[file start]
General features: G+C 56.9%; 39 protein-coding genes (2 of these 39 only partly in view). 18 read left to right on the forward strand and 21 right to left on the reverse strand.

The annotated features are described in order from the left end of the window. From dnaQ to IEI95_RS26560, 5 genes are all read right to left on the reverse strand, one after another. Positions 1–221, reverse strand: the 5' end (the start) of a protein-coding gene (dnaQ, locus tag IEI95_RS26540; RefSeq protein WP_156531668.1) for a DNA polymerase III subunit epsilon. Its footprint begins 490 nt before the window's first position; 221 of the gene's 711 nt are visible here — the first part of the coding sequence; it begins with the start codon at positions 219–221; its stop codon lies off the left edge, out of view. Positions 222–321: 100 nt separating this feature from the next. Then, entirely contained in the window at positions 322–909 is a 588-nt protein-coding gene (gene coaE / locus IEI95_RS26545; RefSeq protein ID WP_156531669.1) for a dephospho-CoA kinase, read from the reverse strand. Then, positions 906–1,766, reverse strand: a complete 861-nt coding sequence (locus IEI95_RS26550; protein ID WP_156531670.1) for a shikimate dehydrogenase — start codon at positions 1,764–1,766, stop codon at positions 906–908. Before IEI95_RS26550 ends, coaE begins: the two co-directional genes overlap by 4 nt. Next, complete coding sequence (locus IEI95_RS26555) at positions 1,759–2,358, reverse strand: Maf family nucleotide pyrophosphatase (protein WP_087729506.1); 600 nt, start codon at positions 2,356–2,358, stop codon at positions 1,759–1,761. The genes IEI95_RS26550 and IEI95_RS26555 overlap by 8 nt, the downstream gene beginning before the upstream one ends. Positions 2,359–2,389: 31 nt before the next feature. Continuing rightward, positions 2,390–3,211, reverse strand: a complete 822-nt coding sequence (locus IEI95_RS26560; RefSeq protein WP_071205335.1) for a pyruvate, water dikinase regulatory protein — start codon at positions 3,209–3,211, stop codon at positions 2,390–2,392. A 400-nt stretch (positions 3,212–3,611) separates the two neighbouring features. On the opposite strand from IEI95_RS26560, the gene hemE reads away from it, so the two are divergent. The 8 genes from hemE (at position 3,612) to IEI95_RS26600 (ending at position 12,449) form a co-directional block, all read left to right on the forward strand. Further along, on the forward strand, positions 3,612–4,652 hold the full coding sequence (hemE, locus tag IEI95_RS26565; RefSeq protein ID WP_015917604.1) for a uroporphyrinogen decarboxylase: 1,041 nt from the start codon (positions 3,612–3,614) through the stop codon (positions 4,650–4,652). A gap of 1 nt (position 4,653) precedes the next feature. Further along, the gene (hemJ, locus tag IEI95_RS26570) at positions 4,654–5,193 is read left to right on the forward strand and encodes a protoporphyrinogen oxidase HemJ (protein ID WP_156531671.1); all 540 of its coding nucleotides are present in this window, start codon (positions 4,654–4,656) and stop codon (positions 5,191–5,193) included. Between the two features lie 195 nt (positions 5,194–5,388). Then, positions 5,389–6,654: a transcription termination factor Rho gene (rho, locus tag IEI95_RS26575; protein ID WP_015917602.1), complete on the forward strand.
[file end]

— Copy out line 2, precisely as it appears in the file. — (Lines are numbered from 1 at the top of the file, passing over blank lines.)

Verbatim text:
The annotated features are described in order from the left end of the window. From dnaQ to IEI95_RS26560, 5 genes are all read right to left on the reverse strand, one after another. Positions 1–221, reverse strand: the 5' end (the start) of a protein-coding gene (dnaQ, locus tag IEI95_RS26540; RefSeq protein WP_156531668.1) for a DNA polymerase III subunit epsilon. Its footprint begins 490 nt before the window's first position; 221 of the gene's 711 nt are visible here — the first part of the coding sequence; it begins with the start codon at positions 219–221; its stop codon lies off the left edge, out of view. Positions 222–321: 100 nt separating this feature from the next. Then, entirely contained in the window at positions 322–909 is a 588-nt protein-coding gene (gene coaE / locus IEI95_RS26545; RefSeq protein ID WP_156531669.1) for a dephospho-CoA kinase, read from the reverse strand. Then, positions 906–1,766, reverse strand: a complete 861-nt coding sequence (locus IEI95_RS26550; protein ID WP_156531670.1) for a shikimate dehydrogenase — start codon at positions 1,764–1,766, stop codon at positions 906–908. Before IEI95_RS26550 ends, coaE begins: the two co-directional genes overlap by 4 nt. Next, complete coding sequence (locus IEI95_RS26555) at positions 1,759–2,358, reverse strand: Maf family nucleotide pyrophosphatase (protein WP_087729506.1); 600 nt, start codon at positions 2,356–2,358, stop codon at positions 1,759–1,761. The genes IEI95_RS26550 and IEI95_RS26555 overlap by 8 nt, the downstream gene beginning before the upstream one ends. Positions 2,359–2,389: 31 nt before the next feature. Continuing rightward, positions 2,390–3,211, reverse strand: a complete 822-nt coding sequence (locus IEI95_RS26560; RefSeq protein WP_071205335.1) for a pyruvate, water dikinase regulatory protein — start codon at positions 3,209–3,211, stop codon at positions 2,390–2,392. A 400-nt stretch (positions 3,212–3,611) separates the two neighbouring features. On the opposite strand from IEI95_RS26560, the gene hemE reads away from it, so the two are divergent. The 8 genes from hemE (at position 3,612) to IEI95_RS26600 (ending at position 12,449) form a co-directional block, all read left to right on the forward strand. Further along, on the forward strand, positions 3,612–4,652 hold the full coding sequence (hemE, locus tag IEI95_RS26565; RefSeq protein ID WP_015917604.1) for a uroporphyrinogen decarboxylase: 1,041 nt from the start codon (positions 3,612–3,614) through the stop codon (positions 4,650–4,652). A gap of 1 nt (position 4,653) precedes the next feature. Further along, the gene (hemJ, locus tag IEI95_RS26570) at positions 4,654–5,193 is read left to right on the forward strand and encodes a protoporphyrinogen oxidase HemJ (protein ID WP_156531671.1); all 540 of its coding nucleotides are present in this window, start codon (positions 4,654–4,656) and stop codon (positions 5,191–5,193) included. Between the two features lie 195 nt (positions 5,194–5,388). Then, positions 5,389–6,654: a transcription termination factor Rho gene (rho, locus tag IEI95_RS26575; protein ID WP_015917602.1), complete on the forward strand.